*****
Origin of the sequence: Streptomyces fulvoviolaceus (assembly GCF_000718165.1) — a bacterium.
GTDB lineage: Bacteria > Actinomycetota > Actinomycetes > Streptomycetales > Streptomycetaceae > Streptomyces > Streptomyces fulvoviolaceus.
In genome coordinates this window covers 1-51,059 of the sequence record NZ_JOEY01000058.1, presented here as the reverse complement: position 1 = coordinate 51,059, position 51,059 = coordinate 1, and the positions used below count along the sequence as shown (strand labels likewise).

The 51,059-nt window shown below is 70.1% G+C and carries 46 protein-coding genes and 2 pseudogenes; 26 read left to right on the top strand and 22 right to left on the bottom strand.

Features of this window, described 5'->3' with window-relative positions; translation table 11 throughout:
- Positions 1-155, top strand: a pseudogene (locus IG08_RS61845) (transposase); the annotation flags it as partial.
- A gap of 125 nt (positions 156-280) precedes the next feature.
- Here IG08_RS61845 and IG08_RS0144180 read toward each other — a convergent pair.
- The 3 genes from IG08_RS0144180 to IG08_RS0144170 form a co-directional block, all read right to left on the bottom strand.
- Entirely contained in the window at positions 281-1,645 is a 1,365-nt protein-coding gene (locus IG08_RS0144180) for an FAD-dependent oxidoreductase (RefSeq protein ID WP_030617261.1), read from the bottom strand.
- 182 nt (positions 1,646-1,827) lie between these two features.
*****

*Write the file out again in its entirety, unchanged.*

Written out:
Origin of the sequence: Streptomyces fulvoviolaceus (assembly GCF_000718165.1) — a bacterium.
GTDB lineage: Bacteria > Actinomycetota > Actinomycetes > Streptomycetales > Streptomycetaceae > Streptomyces > Streptomyces fulvoviolaceus.
In genome coordinates this window covers 1-51,059 of the sequence record NZ_JOEY01000058.1, presented here as the reverse complement: position 1 = coordinate 51,059, position 51,059 = coordinate 1, and the positions used below count along the sequence as shown (strand labels likewise).

The 51,059-nt window shown below is 70.1% G+C and carries 46 protein-coding genes and 2 pseudogenes; 26 read left to right on the top strand and 22 right to left on the bottom strand.

Features of this window, described 5'->3' with window-relative positions; translation table 11 throughout:
- Positions 1-155, top strand: a pseudogene (locus IG08_RS61845) (transposase); the annotation flags it as partial.
- A gap of 125 nt (positions 156-280) precedes the next feature.
- Here IG08_RS61845 and IG08_RS0144180 read toward each other — a convergent pair.
- The 3 genes from IG08_RS0144180 to IG08_RS0144170 form a co-directional block, all read right to left on the bottom strand.
- Entirely contained in the window at positions 281-1,645 is a 1,365-nt protein-coding gene (locus IG08_RS0144180) for an FAD-dependent oxidoreductase (RefSeq protein ID WP_030617261.1), read from the bottom strand.
- 182 nt (positions 1,646-1,827) lie between these two features.